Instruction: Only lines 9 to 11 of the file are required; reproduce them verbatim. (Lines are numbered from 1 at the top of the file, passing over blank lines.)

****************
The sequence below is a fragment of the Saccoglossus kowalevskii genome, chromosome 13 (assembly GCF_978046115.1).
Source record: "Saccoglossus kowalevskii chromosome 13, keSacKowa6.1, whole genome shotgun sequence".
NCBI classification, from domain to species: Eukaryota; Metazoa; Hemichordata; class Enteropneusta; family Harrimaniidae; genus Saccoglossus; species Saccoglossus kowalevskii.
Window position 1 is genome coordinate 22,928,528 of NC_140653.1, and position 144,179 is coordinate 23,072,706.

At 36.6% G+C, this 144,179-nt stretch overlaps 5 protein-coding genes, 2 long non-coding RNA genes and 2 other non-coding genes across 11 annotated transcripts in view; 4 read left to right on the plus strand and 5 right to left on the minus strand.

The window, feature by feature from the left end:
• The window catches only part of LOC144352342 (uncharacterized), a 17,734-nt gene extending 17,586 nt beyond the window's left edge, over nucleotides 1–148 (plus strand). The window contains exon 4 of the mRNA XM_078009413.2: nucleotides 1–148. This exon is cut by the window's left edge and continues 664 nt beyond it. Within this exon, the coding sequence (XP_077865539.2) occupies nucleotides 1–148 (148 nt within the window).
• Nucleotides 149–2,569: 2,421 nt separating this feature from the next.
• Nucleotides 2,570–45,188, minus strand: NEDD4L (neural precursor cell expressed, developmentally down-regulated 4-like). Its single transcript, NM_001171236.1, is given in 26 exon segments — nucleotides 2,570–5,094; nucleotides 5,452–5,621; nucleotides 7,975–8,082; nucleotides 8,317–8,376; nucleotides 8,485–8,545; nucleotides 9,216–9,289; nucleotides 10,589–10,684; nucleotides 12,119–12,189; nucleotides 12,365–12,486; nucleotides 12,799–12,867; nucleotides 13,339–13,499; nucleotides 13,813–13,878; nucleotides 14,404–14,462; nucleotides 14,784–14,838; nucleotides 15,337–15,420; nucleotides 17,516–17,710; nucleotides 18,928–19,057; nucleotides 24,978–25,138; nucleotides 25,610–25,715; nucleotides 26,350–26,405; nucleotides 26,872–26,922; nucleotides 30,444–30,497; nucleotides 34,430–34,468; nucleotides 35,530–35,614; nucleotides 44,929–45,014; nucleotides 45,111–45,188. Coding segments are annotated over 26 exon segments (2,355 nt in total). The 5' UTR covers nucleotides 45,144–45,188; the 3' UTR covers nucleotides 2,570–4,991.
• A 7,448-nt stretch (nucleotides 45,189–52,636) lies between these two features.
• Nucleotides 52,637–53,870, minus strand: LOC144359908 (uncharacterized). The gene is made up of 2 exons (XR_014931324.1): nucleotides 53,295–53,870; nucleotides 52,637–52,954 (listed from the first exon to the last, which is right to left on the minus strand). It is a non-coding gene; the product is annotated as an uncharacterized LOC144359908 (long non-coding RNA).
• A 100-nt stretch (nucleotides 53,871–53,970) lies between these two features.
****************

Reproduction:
• Nucleotides 2,570–45,188, minus strand: NEDD4L (neural precursor cell expressed, developmentally down-regulated 4-like). Its single transcript, NM_001171236.1, is given in 26 exon segments — nucleotides 2,570–5,094; nucleotides 5,452–5,621; nucleotides 7,975–8,082; nucleotides 8,317–8,376; nucleotides 8,485–8,545; nucleotides 9,216–9,289; nucleotides 10,589–10,684; nucleotides 12,119–12,189; nucleotides 12,365–12,486; nucleotides 12,799–12,867; nucleotides 13,339–13,499; nucleotides 13,813–13,878; nucleotides 14,404–14,462; nucleotides 14,784–14,838; nucleotides 15,337–15,420; nucleotides 17,516–17,710; nucleotides 18,928–19,057; nucleotides 24,978–25,138; nucleotides 25,610–25,715; nucleotides 26,350–26,405; nucleotides 26,872–26,922; nucleotides 30,444–30,497; nucleotides 34,430–34,468; nucleotides 35,530–35,614; nucleotides 44,929–45,014; nucleotides 45,111–45,188. Coding segments are annotated over 26 exon segments (2,355 nt in total). The 5' UTR covers nucleotides 45,144–45,188; the 3' UTR covers nucleotides 2,570–4,991.
• A 7,448-nt stretch (nucleotides 45,189–52,636) lies between these two features.
• Nucleotides 52,637–53,870, minus strand: LOC144359908 (uncharacterized). The gene is made up of 2 exons (XR_014931324.1): nucleotides 53,295–53,870; nucleotides 52,637–52,954 (listed from the first exon to the last, which is right to left on the minus strand). It is a non-coding gene; the product is annotated as an uncharacterized LOC144359908 (long non-coding RNA).